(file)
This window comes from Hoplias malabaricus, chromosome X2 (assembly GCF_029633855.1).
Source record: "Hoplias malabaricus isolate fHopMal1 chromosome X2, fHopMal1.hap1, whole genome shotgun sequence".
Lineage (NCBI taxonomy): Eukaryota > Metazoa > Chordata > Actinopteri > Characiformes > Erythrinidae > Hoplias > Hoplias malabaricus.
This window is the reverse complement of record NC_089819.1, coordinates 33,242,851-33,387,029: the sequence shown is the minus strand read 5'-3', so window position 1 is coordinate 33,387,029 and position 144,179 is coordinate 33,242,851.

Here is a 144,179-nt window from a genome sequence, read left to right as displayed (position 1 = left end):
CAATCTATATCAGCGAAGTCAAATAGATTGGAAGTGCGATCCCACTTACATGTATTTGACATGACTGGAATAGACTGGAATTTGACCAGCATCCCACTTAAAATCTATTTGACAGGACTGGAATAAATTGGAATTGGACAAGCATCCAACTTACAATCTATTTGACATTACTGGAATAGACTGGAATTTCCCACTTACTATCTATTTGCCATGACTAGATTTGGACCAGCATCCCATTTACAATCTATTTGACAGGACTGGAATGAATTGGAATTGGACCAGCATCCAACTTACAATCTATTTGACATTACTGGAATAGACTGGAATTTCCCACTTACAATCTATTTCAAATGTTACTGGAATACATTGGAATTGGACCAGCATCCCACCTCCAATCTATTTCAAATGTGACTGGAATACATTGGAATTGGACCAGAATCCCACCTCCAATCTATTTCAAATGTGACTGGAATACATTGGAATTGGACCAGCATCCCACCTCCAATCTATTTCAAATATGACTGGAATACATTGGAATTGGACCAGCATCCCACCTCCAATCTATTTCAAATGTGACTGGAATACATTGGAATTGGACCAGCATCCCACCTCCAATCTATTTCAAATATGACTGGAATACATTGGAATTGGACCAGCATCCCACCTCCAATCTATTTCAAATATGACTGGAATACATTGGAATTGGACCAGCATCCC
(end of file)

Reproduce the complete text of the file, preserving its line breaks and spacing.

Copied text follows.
This window comes from Hoplias malabaricus, chromosome X2 (assembly GCF_029633855.1).
Source record: "Hoplias malabaricus isolate fHopMal1 chromosome X2, fHopMal1.hap1, whole genome shotgun sequence".
Lineage (NCBI taxonomy): Eukaryota > Metazoa > Chordata > Actinopteri > Characiformes > Erythrinidae > Hoplias > Hoplias malabaricus.
This window is the reverse complement of record NC_089819.1, coordinates 33,242,851-33,387,029: the sequence shown is the minus strand read 5'-3', so window position 1 is coordinate 33,387,029 and position 144,179 is coordinate 33,242,851.

Here is a 144,179-nt window from a genome sequence, read left to right as displayed (position 1 = left end):
CAATCTATATCAGCGAAGTCAAATAGATTGGAAGTGCGATCCCACTTACATGTATTTGACATGACTGGAATAGACTGGAATTTGACCAGCATCCCACTTAAAATCTATTTGACAGGACTGGAATAAATTGGAATTGGACAAGCATCCAACTTACAATCTATTTGACATTACTGGAATAGACTGGAATTTCCCACTTACTATCTATTTGCCATGACTAGATTTGGACCAGCATCCCATTTACAATCTATTTGACAGGACTGGAATGAATTGGAATTGGACCAGCATCCAACTTACAATCTATTTGACATTACTGGAATAGACTGGAATTTCCCACTTACAATCTATTTCAAATGTTACTGGAATACATTGGAATTGGACCAGCATCCCACCTCCAATCTATTTCAAATGTGACTGGAATACATTGGAATTGGACCAGAATCCCACCTCCAATCTATTTCAAATGTGACTGGAATACATTGGAATTGGACCAGCATCCCACCTCCAATCTATTTCAAATATGACTGGAATACATTGGAATTGGACCAGCATCCCACCTCCAATCTATTTCAAATGTGACTGGAATACATTGGAATTGGACCAGCATCCCACCTCCAATCTATTTCAAATATGACTGGAATACATTGGAATTGGACCAGCATCCCACCTCCAATCTATTTCAAATATGACTGGAATACATTGGAATTGGACCAGCATCCC